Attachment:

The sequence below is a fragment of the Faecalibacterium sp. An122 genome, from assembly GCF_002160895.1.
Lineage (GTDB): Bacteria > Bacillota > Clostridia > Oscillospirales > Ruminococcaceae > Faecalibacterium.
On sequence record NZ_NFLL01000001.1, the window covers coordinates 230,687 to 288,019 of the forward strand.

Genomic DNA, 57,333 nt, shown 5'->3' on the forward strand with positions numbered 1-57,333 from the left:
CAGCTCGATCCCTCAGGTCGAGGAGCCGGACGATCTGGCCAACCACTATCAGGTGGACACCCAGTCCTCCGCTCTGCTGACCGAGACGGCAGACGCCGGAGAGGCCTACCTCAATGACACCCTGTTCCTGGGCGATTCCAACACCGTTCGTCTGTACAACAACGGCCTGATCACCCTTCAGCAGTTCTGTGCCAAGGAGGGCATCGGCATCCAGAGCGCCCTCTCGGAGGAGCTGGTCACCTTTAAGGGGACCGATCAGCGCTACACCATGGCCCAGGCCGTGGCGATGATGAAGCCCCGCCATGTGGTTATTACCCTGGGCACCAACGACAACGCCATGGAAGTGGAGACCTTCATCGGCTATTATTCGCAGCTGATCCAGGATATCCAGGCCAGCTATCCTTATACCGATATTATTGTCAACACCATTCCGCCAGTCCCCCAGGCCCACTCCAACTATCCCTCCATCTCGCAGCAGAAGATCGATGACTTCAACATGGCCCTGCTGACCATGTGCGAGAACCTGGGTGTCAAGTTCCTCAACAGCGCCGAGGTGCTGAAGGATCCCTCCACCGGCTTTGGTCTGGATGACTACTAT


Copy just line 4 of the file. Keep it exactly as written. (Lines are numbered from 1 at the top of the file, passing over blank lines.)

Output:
Genomic DNA, 57,333 nt, shown 5'->3' on the forward strand with positions numbered 1-57,333 from the left: